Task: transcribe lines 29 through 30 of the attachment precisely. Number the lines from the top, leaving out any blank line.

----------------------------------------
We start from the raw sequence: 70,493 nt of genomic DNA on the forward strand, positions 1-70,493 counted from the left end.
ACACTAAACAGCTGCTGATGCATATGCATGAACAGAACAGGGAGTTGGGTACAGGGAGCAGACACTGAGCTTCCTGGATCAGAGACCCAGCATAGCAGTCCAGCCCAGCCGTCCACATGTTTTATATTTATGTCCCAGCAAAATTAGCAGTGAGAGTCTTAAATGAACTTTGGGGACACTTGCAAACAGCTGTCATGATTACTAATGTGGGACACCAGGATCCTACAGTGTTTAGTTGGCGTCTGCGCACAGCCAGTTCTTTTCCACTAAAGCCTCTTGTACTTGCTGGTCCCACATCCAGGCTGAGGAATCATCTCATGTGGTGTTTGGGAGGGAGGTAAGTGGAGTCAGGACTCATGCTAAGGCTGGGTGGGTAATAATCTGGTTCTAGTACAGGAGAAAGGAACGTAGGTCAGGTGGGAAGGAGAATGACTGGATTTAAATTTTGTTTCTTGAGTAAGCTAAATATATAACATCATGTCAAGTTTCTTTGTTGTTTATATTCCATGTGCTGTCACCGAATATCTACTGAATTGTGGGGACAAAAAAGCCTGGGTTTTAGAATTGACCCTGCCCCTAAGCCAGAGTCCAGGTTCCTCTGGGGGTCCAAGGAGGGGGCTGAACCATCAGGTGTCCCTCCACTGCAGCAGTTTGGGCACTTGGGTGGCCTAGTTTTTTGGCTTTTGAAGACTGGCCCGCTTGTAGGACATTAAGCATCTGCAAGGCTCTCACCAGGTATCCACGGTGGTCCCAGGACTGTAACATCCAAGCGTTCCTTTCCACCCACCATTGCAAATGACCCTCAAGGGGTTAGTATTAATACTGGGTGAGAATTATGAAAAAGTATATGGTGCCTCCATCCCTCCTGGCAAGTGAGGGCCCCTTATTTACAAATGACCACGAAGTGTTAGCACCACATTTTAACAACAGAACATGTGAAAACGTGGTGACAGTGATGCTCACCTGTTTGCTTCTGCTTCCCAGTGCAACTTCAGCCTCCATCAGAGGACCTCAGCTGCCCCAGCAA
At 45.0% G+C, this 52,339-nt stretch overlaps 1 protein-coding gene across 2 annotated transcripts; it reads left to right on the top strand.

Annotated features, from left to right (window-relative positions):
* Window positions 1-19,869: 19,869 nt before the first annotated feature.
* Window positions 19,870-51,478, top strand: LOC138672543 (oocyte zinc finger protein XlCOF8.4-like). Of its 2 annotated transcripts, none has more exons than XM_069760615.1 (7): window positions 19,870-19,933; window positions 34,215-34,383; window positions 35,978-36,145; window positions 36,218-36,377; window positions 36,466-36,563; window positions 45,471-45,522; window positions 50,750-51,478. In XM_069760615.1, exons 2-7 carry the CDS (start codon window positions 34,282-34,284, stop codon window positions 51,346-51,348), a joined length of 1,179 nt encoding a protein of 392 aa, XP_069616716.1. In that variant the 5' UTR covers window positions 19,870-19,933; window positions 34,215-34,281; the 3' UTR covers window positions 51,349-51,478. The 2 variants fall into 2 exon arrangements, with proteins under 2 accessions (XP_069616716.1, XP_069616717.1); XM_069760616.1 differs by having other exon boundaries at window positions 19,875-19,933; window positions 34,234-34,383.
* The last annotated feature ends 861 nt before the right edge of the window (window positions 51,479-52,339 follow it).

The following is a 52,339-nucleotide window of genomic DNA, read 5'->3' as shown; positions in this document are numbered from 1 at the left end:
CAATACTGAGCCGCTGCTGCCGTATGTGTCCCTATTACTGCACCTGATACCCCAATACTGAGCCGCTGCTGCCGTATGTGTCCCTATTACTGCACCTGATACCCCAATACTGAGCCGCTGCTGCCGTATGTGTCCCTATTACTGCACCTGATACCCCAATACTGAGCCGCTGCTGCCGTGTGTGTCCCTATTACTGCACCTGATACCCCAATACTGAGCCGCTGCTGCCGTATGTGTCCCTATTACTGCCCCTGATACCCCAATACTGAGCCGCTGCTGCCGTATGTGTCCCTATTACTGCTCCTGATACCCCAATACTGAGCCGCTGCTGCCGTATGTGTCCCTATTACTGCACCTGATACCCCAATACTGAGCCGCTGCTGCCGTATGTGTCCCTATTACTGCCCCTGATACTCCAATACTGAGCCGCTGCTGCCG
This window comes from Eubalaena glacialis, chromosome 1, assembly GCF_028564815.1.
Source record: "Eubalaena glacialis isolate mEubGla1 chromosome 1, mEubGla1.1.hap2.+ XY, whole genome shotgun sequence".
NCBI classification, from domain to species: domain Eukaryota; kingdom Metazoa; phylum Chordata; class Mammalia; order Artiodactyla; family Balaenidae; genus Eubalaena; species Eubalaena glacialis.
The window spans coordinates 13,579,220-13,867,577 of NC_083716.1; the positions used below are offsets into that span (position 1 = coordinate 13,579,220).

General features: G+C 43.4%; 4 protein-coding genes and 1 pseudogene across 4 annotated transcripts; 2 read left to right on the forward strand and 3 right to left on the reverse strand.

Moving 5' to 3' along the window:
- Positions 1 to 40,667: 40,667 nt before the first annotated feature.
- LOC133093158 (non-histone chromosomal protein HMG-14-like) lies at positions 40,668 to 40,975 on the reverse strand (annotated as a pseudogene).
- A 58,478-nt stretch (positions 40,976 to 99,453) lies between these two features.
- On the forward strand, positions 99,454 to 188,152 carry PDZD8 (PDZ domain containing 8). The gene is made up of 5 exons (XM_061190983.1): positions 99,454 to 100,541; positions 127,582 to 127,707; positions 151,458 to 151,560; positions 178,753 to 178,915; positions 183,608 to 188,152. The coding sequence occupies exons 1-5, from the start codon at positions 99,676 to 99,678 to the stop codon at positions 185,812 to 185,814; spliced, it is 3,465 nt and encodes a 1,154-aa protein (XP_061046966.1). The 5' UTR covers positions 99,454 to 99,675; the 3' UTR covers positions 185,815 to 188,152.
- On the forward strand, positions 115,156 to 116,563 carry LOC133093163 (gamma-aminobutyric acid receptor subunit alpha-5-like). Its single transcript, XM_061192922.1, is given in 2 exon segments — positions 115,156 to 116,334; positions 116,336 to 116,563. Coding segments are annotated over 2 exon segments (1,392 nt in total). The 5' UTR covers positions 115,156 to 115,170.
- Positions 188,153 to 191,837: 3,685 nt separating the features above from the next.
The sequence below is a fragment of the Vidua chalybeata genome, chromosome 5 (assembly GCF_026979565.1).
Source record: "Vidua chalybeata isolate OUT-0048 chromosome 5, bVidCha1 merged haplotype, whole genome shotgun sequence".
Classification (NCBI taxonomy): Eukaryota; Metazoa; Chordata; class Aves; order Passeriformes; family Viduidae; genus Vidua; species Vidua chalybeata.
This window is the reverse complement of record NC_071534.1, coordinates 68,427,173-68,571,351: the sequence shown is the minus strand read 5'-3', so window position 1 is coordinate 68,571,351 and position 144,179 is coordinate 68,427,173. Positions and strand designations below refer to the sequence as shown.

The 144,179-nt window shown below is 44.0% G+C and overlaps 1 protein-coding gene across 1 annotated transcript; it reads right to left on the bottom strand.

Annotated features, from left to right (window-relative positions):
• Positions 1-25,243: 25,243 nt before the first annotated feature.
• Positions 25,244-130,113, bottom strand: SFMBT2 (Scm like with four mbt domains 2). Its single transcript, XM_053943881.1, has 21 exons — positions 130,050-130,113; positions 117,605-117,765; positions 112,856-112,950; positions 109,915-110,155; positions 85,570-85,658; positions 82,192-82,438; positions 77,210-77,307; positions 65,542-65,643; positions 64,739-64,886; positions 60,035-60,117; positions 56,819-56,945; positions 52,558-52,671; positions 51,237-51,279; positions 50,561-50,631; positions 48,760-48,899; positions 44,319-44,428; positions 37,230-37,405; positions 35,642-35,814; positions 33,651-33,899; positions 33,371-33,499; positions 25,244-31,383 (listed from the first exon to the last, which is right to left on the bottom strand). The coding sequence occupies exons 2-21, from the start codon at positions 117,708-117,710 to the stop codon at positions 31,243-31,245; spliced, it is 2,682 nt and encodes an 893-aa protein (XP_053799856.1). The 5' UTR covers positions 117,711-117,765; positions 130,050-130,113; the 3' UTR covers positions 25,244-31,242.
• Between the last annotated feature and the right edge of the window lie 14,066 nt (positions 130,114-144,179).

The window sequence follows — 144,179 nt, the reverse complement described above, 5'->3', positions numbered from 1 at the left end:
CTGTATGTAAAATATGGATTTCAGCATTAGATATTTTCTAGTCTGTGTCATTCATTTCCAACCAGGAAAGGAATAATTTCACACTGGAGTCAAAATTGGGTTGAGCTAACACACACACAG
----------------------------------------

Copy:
• Positions 25,244-130,113, bottom strand: SFMBT2 (Scm like with four mbt domains 2). Its single transcript, XM_053943881.1, has 21 exons — positions 130,050-130,113; positions 117,605-117,765; positions 112,856-112,950; positions 109,915-110,155; positions 85,570-85,658; positions 82,192-82,438; positions 77,210-77,307; positions 65,542-65,643; positions 64,739-64,886; positions 60,035-60,117; positions 56,819-56,945; positions 52,558-52,671; positions 51,237-51,279; positions 50,561-50,631; positions 48,760-48,899; positions 44,319-44,428; positions 37,230-37,405; positions 35,642-35,814; positions 33,651-33,899; positions 33,371-33,499; positions 25,244-31,383 (listed from the first exon to the last, which is right to left on the bottom strand). The coding sequence occupies exons 2-21, from the start codon at positions 117,708-117,710 to the stop codon at positions 31,243-31,245; spliced, it is 2,682 nt and encodes an 893-aa protein (XP_053799856.1). The 5' UTR covers positions 117,711-117,765; positions 130,050-130,113; the 3' UTR covers positions 25,244-31,242.
• Between the last annotated feature and the right edge of the window lie 14,066 nt (positions 130,114-144,179).